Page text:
‘We were privileged to be able to bring such an important message to all those people,’ says Arjan Hassing, a Dutch student doing a master’s in Forest and Nature Conservation. He and fellow student Patience Mayaki from Nigeria were chosen to speak about nature conservation to more than fifteen hundred highly placed delegates from 171 countries during the conference of the Convention on International Trade in Endangered Species of Wild Fauna and Flora (CITES).
‘I felt like I was being swallowed up,’ Patience says, still impressed at the huge number of people. ‘Yes, it was amazing.’ Arjan nods. ‘I was nervous at the start, but as soon as we got up there, I got over it. I was so proud of us, standing there and bringing the message to all those ministers and other officials that taking the right steps for a better future was in their hands.’
‘Afterwards, delegates came up to us to compliment us on the content,’ Arjan tells. ‘They were touched by the message. Some even said we had set the tone for the rest of the conference by talking about mutual respect and really taking action.’
The students’ message might even have led to one of the most positive results, the agreement on elephants. ‘This was a very controversial issue,’ Patience explains. ‘Some African countries with healthy elephant populations have big stocks of ivory as a result of natural deaths, but international law prohibits the countries from selling the ivory, for fear that it might lead to an increase in poaching.’
For eighteen years there has been disagreement about what to do with the stocks. The students experienced themselves how complicated the issue is. ‘During the shadow conference we spoke about it for a whole day and did not come to an agreement,’ Arjan tells. The officials did reach a breakthrough, however. They will allow the four countries with the most flourishing elephant populations a one time sale to Japan only. Effects on illegal trade will be monitored and tradeoffs will go to the protection of the elephants and local people. ‘It filled me with joy seeing African countries unite with my own eyes,’ was Patience’s reaction to this agreement. ‘All African countries finally managed to speak with one voice for the continent. It shows a bright future for Africa.’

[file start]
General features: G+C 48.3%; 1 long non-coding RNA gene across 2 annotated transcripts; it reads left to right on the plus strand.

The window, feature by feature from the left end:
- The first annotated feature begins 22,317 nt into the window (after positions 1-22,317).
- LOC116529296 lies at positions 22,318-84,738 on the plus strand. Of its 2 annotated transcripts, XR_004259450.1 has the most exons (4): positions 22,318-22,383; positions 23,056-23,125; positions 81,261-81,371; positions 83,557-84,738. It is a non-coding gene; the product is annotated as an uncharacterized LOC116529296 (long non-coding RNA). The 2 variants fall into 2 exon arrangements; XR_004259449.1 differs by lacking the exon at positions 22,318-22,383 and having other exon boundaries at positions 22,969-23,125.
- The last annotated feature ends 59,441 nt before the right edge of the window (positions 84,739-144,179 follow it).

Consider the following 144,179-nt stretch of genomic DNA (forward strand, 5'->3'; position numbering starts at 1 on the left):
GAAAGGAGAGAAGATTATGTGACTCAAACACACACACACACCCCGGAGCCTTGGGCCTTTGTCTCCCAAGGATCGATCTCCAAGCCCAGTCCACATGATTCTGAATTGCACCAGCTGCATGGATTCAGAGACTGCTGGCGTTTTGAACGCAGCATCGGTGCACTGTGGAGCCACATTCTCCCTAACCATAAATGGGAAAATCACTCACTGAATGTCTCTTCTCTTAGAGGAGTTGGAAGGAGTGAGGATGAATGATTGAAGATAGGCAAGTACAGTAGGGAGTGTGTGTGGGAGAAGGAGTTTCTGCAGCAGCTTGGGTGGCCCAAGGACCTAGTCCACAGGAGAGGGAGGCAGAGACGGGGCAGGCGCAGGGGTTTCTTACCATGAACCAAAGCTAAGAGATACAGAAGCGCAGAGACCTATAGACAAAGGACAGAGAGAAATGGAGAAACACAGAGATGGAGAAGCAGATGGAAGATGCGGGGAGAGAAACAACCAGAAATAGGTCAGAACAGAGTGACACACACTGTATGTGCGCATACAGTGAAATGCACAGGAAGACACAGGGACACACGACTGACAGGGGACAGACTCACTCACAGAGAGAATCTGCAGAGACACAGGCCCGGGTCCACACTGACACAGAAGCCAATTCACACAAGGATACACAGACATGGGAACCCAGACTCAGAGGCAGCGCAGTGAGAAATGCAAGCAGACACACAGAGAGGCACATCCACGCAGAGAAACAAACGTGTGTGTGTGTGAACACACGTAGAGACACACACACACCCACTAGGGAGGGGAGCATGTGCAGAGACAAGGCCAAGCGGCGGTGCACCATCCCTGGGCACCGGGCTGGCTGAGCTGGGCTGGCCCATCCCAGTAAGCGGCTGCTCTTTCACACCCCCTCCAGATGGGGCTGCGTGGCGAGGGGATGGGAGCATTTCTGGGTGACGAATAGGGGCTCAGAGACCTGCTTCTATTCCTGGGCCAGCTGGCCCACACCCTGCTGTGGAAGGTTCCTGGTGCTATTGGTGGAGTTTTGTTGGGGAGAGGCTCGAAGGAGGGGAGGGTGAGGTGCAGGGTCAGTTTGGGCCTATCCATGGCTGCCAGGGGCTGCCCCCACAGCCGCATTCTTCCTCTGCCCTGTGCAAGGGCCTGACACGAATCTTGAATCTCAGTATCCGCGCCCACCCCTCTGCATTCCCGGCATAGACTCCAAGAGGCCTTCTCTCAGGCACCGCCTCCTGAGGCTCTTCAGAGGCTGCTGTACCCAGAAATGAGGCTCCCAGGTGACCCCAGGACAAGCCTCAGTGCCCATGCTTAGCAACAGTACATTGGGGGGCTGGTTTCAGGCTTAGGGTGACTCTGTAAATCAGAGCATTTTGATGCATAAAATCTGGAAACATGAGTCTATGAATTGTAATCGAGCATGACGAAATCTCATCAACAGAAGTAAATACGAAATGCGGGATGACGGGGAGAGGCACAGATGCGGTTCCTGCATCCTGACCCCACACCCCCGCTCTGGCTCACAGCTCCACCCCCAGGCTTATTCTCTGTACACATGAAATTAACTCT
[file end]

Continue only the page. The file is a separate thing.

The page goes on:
The two students witnessed the entire process, as they were invited to stay for the whole conference. This gave them the opportunity to meet many people, including the Dutch minister of Agriculture, Nature and Food Quality, the Secretary-General of CITES and delegates from Nigeria. ‘It was interesting to talk to them and see all the delegates negotiating. Imagine all the microphones, people lobbying, making pacts and voting,’ says Patience. ‘It was great to sit back and watch the whole world moving around me.’
Both students have really gotten the hang of politics now. ‘I always had a passion for debating and finding international solutions for sustainable use of the earth,’ Patience says. ‘After CITES, I know for sure that I want to commit myself to ensuring a positive change for Africa and the rest of the world by working on an international scale.’
Arjan feels the same way. ‘Biodiversity is declining and we are treating the world in such an unsustainable way. I think international policy and negotiation will make a difference and I want to be part of achieving that counter voice by working at an international level on biodiversity. This CITES conference provided an opportunity: I absorbed as many views and information as possible. It was like a playing field where we could get experience and meet important people, which might help us in getting where we want in the future.’